Words to Live By

McCain’s speech gives us a map for escaping the moral rot of Trumpism.

A still image from video shows Sen. John McCain speaking Tuesday on the floor of the U.S. Senate after returning to Washington for a vote on health care reform.

Senate TV/Reuters

The latest version of Trumpcare is dead, and John McCain killed it. In the wee hours of Friday morning, McCain cast the 51st vote against “skinny repeal,” a Republican Senate bill designed to dismantle Obamacare. Trumpcare could return in another form, and we shouldn’t oversell McCain’s heroism: Two other Republicans, Susan Collins and Lisa Murkowski, joined Democrats in opposing the bill. Furthermore, over the years, McCain has been highly selective about bucking his party. But on this night, his surprise vote made the difference. And before he cast it, he gave us a prescription for curing the illness of Trumpism.

On Tuesday, returning to the Senate floor with a grim cancer diagnosis, McCain delivered a 15-minute speech about bipartisanship. It’s a trite topic, McCain’s delivery was boring, and my friends expected him to prove his insincerity by voting for skinny repeal. But he didn’t. Apparently, McCain’s words meant something. I think it’s worth going back to consider what.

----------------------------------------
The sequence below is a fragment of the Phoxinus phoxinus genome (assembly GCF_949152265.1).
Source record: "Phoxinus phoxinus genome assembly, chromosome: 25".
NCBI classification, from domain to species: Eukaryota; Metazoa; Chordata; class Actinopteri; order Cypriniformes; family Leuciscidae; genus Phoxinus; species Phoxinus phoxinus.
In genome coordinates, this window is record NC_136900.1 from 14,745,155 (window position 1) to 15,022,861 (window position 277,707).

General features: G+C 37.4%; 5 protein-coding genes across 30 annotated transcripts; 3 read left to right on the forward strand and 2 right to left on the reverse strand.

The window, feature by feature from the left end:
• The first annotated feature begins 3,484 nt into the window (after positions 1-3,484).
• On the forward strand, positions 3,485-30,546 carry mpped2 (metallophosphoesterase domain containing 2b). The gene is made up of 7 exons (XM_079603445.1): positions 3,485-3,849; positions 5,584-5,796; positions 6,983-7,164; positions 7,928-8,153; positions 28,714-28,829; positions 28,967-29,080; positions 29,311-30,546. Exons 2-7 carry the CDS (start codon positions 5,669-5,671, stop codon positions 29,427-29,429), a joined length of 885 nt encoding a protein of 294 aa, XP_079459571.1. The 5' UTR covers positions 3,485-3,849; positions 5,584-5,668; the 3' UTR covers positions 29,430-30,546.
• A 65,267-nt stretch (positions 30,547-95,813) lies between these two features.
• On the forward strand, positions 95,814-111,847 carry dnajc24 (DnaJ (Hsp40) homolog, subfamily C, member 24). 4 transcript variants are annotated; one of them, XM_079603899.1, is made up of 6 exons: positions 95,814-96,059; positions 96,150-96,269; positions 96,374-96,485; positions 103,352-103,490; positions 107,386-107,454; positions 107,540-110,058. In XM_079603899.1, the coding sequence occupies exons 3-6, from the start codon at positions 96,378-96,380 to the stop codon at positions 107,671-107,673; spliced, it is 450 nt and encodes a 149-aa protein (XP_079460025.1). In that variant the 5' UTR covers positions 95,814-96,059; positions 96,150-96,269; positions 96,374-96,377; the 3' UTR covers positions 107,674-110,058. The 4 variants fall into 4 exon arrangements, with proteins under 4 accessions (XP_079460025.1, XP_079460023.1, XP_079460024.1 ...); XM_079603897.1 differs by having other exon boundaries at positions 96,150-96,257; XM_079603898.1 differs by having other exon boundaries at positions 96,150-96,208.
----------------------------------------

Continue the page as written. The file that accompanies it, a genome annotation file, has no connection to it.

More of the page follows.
To me, McCain’s speech  presents a way of thinking and conducting oneself that’s diametrically opposed to President Trump’s way. A Republican who behaves as McCain proposes is someone Democrats can work with. Indeed, Democrats should emulate such a person, even if McCain himself sometimes doesn’t. Fixing our health care system is just the beginning. To escape the moral rot of Trumpism, all of us should follow these rules.

1. Tell the truth. Trump is a liar, and he has drawn his party into a corrosive culture of deceit and self-deception. Most Senate Republicans knew that skinny repeal, as legislation, was a fraud. They voted for it anyway, because they wanted to get to a conference committee and because voting for a major bill that you wouldn’t want to become law has become, in Trump’s party, just another charade that doesn’t matter. But it mattered to McCain. On Tuesday, he said he would vote against the bill because “it’s a shell.” Three days later, he did just that.